Avoid These Errors Commonly Seen by the IRS
People who file their own taxes sometimes worry about making a big mistake that might result in an audit – or in short-changing themselves from a deserved tax refund. But the IRS says that it’s often the little problems that cause headaches for citizens. Below are five common errors for you to avoid this tax season:
- Names or numbers that don’t match Social Security records. When entering SSNs for anyone listed on your tax return, be sure to double-check that each digit is correct. People also sometimes incorrectly enter dependents’ last names, often due to a misspelling or using a family surname instead of the name on the dependent’s Social Security card.
- Filing status errors. There are five filing statuses: Single, Married Filing Jointly, Married Filing Separately, Head of Household, and Qualifying Widow(er) with Dependent Child. Refer to Publication 501, Exemptions, Standard Deduction and Filing Information, to determine which status best fits your situation.
- Math and computation errors. When preparing paper returns, review all math for accuracy – or file electronically, so the software does the calculations for you! Many taxpayers also make mistakes when figuring their taxable income, withholding, and estimated payments, or exemptions and deductions due to the Earned Income or Child and Dependent Care Tax Credits, Standard Deduction for Age 65 or Over, or the taxable amount of their Social Security benefits.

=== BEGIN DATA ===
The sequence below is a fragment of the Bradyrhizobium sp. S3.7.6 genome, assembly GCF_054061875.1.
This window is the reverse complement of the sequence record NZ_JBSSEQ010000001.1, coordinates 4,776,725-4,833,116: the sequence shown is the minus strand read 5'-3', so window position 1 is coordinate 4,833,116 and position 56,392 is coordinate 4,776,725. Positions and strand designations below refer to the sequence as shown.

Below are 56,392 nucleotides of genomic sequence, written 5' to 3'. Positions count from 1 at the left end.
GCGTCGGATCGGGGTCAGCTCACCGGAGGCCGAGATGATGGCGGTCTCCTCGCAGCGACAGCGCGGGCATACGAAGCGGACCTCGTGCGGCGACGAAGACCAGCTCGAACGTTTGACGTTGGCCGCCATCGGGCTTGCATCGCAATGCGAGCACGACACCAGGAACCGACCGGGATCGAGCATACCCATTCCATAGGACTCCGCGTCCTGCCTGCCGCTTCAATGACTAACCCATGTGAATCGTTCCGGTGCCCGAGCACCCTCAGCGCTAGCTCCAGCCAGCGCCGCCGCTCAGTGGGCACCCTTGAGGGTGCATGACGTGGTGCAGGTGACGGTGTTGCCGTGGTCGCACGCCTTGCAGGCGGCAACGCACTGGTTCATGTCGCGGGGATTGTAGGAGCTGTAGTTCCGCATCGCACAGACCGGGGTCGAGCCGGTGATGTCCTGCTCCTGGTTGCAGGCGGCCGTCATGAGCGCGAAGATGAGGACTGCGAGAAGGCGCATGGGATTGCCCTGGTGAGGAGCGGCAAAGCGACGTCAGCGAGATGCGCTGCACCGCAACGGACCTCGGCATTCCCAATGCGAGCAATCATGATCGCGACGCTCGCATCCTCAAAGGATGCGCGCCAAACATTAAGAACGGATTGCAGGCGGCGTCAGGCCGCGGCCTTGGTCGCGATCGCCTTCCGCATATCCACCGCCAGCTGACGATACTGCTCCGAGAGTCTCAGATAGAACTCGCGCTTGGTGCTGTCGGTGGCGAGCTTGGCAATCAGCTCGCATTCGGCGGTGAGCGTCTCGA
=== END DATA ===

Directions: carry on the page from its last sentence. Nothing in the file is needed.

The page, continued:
- Incorrect bank account numbers for direct deposit. When asking for your refund via direct deposit, be sure to double-check your bank routing and account numbers before you submit your return. Most people choose direct deposit because it’s a faster option, but there’s nothing fast about having to track down and correct bank errors!
- Forgetting to sign and date the return. Just as an unsigned check is invalid, so is an unsigned tax return. You need to sign your own return, and both spouses must sign a joint return. When you e-file, you will be prompted to verify your electronic signature by using a Personal Identification Number and your Adjusted Gross Income (AGI) from last year’s electronic return. Remember, do not use an AGI amount from an amended return, Form 1040X, or a math-error correction made by IRS.
Saving on Expat Tax Services and Returns
Creating an error-free tax return is just one of many items to consider when filing your expat tax returns. Fortunately, we have a blog post to help with that. And if you are looking for ways to reduce your expat tax liability or you have any questions about our expat tax services, please contact us.